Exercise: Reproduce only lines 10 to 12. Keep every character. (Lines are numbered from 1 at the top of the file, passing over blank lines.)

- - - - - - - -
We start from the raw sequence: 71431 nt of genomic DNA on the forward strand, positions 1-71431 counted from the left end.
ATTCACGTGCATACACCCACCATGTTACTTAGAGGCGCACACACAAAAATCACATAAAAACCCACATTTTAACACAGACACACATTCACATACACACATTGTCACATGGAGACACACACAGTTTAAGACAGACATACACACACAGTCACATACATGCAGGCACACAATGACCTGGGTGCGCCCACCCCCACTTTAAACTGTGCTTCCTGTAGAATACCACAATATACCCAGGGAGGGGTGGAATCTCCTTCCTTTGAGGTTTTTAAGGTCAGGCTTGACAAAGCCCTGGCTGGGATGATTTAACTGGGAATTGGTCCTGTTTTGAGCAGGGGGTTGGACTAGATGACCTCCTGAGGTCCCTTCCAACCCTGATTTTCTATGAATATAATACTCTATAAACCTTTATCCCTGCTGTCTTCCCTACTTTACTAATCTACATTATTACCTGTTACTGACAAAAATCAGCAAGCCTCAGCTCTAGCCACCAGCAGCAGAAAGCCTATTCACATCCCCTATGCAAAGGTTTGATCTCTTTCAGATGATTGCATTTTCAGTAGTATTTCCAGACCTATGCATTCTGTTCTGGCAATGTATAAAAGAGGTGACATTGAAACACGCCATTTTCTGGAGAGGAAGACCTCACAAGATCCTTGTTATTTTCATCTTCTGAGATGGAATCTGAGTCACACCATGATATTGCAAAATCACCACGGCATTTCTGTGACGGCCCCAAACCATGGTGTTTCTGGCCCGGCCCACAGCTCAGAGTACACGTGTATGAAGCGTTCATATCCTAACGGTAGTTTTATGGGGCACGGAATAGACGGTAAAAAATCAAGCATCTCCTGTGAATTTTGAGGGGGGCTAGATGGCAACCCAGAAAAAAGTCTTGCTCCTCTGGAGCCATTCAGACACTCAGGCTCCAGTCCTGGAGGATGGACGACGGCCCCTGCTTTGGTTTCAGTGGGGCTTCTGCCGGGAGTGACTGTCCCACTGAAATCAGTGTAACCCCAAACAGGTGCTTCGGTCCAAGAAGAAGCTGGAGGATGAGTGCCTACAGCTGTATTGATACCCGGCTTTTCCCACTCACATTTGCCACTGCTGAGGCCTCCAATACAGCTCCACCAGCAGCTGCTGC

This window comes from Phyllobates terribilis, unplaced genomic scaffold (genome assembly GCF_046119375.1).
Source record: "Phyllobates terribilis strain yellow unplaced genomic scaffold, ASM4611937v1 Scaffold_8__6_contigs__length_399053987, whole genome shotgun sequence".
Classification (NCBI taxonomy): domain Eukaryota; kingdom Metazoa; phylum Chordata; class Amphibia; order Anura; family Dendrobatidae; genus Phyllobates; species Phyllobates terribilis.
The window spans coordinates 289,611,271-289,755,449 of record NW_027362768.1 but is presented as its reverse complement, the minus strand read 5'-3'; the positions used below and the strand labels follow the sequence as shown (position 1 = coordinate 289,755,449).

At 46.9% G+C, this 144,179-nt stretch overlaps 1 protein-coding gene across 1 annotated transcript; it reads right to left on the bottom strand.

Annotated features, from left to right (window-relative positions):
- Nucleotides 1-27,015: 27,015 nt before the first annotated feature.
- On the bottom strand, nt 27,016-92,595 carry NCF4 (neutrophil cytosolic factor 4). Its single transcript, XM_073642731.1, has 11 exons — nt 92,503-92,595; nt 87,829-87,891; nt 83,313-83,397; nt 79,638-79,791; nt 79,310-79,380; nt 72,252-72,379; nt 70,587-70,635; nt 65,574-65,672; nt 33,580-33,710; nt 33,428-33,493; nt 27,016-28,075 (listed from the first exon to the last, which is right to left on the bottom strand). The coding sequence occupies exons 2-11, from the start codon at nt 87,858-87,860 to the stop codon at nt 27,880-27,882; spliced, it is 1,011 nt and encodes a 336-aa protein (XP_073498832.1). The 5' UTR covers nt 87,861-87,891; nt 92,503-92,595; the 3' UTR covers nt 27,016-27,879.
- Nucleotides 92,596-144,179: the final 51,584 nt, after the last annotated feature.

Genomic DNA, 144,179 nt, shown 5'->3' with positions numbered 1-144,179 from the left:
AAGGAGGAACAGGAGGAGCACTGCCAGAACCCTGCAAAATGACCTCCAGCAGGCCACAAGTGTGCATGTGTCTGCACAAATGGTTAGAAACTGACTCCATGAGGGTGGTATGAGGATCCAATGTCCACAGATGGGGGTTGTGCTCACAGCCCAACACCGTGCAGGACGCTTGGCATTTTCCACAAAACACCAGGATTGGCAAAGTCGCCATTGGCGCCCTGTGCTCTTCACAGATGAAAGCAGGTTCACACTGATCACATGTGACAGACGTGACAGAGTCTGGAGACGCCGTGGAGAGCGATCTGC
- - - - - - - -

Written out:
- On the bottom strand, nt 27,016-92,595 carry NCF4 (neutrophil cytosolic factor 4). Its single transcript, XM_073642731.1, has 11 exons — nt 92,503-92,595; nt 87,829-87,891; nt 83,313-83,397; nt 79,638-79,791; nt 79,310-79,380; nt 72,252-72,379; nt 70,587-70,635; nt 65,574-65,672; nt 33,580-33,710; nt 33,428-33,493; nt 27,016-28,075 (listed from the first exon to the last, which is right to left on the bottom strand). The coding sequence occupies exons 2-11, from the start codon at nt 87,858-87,860 to the stop codon at nt 27,880-27,882; spliced, it is 1,011 nt and encodes a 336-aa protein (XP_073498832.1). The 5' UTR covers nt 87,861-87,891; nt 92,503-92,595; the 3' UTR covers nt 27,016-27,879.
- Nucleotides 92,596-144,179: the final 51,584 nt, after the last annotated feature.

Genomic DNA, 144,179 nt, shown 5'->3' with positions numbered 1-144,179 from the left: